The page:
(2) The diligence of the party seeking discovery: new counsel made the requisite motion within a month of learning that the opposing side would not cooperate. It is true that new counsel did not explain why former counsel had not conducted discovery, but can that truly be required of new counsel? (Cf. majority opn., ante, p. 24.)
(3) Whether delay in the trial will result: It probably would. As I read this record, this is the only factor that moved the trial court to deny the request.1 In and of itself, it cannot be supreme.
4) Whether the purposes of arbitration are being served: Maybe the bandwagon will be slowed, but once again, efficiency—standing alone—cannot override due process which, presumably is one of the ingredients of arbitration.
(5) Whether the party requesting discovery is also the party who requested a trial de novo: answer, yes. (But candidly, I am not sure I understand how this element factors into the equation.)
(6) Whether the moving party has demonstrated that he will be prejudiced if the request is denied: viewing the showing at the time of the motion—not at the point of the conclusion of trial as the majority does (cf. majority opn., ante, p. 24)—one cannot conclude otherwise.
(7) Whether the opposing party has demonstrated that it will suffer hardship from the granting of the motion: absolutely no showing was made here. My colleagues suggest a theory of hardship not advanced below—the granting of the motion “would have further delayed resolution of the case for the plaintiff” 2 (majority opn., ante, p. 25)—but even they do not explain what harm actually would have been caused by a delay.
Put bluntly, when new counsel comes into a case following judicial arbitration and immediately moves for discovery alleging that former counsel completed no discovery whatsoever prior to arbitration, and the opposing party makes no showing or even a peep regarding prejudice he will suffer from a postponement of trial, I think “good cause” for discovery within the meaning of section 1141.24 of the Code of Civil Procedure has been shown. However, because appellant has made no showing here that he suffered prejudice as a result of the erroneous denial of his motion for discovery, I am satisfied that the error did not result in a miscarriage of justice and does not warrant a reversal of the judgment. (Cal. Const., art. VI, § 13.)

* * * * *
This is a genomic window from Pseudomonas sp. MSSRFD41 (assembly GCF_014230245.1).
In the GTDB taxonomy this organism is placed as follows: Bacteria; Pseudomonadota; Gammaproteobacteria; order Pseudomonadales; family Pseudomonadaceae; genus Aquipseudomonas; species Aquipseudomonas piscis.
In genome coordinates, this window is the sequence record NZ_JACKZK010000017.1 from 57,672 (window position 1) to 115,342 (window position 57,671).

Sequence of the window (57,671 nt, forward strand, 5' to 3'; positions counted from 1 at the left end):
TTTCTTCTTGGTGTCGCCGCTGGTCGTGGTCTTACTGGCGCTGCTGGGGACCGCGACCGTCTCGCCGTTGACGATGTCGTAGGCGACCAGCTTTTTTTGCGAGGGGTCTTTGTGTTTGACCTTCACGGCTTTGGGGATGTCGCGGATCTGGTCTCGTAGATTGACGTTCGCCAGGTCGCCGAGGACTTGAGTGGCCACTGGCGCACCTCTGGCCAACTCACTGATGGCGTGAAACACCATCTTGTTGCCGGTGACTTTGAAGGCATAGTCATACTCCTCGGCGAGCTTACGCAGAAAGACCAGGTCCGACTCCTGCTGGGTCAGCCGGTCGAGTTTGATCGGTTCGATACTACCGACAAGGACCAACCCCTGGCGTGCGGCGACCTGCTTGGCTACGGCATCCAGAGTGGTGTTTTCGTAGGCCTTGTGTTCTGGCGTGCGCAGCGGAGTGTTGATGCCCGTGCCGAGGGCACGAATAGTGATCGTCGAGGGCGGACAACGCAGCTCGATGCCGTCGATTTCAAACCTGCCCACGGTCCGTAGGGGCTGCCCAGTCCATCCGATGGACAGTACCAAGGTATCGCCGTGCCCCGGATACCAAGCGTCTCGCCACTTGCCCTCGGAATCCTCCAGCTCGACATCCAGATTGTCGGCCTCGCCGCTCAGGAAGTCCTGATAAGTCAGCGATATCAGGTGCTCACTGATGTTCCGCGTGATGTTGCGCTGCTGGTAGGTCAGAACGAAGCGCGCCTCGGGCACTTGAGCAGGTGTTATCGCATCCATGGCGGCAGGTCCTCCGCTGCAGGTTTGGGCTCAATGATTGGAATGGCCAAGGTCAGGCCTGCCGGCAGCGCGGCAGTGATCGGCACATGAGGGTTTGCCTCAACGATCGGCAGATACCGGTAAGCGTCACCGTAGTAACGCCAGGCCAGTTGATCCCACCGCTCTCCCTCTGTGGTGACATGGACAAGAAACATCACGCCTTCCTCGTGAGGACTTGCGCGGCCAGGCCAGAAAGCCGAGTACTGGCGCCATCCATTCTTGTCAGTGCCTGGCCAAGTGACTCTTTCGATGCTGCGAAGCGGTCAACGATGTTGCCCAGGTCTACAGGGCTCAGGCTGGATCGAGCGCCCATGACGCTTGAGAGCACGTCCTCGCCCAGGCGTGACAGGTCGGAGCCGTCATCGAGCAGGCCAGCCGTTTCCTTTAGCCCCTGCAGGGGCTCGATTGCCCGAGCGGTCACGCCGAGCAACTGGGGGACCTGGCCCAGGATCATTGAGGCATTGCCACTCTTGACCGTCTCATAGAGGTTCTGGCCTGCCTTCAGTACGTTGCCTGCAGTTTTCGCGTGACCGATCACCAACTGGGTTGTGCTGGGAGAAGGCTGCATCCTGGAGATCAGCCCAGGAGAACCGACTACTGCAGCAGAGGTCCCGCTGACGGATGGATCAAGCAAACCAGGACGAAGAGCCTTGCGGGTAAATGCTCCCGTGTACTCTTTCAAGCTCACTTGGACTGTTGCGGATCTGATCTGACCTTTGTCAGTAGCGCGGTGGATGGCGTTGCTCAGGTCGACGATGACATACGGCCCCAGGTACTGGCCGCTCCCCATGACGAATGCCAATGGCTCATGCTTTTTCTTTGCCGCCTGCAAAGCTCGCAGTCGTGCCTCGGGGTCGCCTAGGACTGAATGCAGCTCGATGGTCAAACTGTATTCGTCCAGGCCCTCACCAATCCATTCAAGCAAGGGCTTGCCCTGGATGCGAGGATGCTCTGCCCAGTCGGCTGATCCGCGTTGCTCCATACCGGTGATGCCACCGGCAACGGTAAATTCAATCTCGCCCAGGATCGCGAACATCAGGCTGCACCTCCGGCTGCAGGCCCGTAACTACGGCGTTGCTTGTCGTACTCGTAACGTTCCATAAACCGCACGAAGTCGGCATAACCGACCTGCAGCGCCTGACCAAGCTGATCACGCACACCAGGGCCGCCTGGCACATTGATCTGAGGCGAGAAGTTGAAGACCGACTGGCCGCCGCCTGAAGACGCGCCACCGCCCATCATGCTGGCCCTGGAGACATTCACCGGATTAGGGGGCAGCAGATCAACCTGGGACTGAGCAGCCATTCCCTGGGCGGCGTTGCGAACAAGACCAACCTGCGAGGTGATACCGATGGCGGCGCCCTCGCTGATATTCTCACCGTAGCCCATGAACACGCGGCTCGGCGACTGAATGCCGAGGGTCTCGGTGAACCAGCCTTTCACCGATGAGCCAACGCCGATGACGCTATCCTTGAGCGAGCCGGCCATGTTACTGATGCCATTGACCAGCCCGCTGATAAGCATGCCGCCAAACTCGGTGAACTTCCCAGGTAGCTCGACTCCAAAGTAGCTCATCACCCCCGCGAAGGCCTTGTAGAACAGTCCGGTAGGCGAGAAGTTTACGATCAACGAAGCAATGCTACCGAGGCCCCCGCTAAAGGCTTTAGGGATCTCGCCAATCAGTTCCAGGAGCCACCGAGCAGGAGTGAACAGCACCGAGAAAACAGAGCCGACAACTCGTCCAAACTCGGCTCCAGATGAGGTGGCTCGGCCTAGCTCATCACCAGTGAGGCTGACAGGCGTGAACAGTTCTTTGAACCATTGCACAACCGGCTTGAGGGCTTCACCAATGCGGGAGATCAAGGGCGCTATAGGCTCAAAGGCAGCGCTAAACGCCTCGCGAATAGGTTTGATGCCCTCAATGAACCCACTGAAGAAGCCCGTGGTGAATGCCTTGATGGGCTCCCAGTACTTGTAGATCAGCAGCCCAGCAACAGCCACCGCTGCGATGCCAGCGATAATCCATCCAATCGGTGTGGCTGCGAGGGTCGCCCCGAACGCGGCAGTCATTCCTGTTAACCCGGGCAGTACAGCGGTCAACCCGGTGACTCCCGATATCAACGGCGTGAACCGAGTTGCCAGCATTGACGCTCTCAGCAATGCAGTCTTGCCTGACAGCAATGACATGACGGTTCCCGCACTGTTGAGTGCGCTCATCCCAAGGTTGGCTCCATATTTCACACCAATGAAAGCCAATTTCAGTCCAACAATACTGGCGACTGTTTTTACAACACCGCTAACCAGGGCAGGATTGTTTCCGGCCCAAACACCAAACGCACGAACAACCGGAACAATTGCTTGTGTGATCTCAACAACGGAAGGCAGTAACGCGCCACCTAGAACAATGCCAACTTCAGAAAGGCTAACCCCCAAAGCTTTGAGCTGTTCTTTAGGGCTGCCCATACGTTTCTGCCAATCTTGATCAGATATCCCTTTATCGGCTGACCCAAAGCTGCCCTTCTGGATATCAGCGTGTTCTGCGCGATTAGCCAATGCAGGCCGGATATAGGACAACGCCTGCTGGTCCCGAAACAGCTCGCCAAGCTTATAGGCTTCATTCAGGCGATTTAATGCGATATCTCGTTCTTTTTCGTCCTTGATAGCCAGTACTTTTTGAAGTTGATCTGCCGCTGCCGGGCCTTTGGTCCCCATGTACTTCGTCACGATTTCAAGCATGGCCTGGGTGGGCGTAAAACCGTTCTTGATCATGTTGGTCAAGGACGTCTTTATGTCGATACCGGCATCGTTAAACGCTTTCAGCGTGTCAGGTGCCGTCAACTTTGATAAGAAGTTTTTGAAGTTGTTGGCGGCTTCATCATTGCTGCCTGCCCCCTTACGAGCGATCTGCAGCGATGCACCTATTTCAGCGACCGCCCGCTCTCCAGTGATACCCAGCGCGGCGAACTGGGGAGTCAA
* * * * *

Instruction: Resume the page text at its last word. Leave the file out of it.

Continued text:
1. Negative cash flow amounted to $300 per month, which was the difference between the mortgage payment and the rental income on the house.
2. Defendant also made a motion at this time to continue the trial.
3. The order states:“1. Defendant's motion for continuance of trial is denied; and“2. Defendant's motion to permit discovery after arbitration is denied without prejudice for renewal if the December 3, 1984 trial date should be continued.”
4. At the time of this action section 2036 provided, “A party required to show ‘good cause’ to obtain discovery under any provisions of Chapter 2 (commencing with section 1985) or of Article 3 (commencing with section 2016) of Chapter 3 of this title shall show specific facts justifying discovery and that the matter is relevant to the subject matter of the action or reasonably calculated to lead to the discovery of admissible evidence.” This section has been repealed effective July 1, 1987 and is not found in the new Discovery Act.
5. Rule 333 is now found in Code of Civil Procedure section 2024.
6. Plaintiff filed suit on September 23, 1982. Trial was originally set for December 19, 1983. However, it was ordered to arbitration on February 24, 1984. The arbitration hearing was on July 11, 1984.
7. The judge's order (see footnote 3) clearly suggests he was concerned with the trial going forward. He denied the motion for discovery “without prejudice for renewal” if the trial date should be continued.
FOOTNOTE. See footnote *, ante.
1. The majority read the trial court's ruling the same way. (See majority opn., ante, p. 24, fn. 7.)
2. That, of course, is identical to factor three.
SABRAW, Associate Justice.
ANDERSON, P.J., concurs.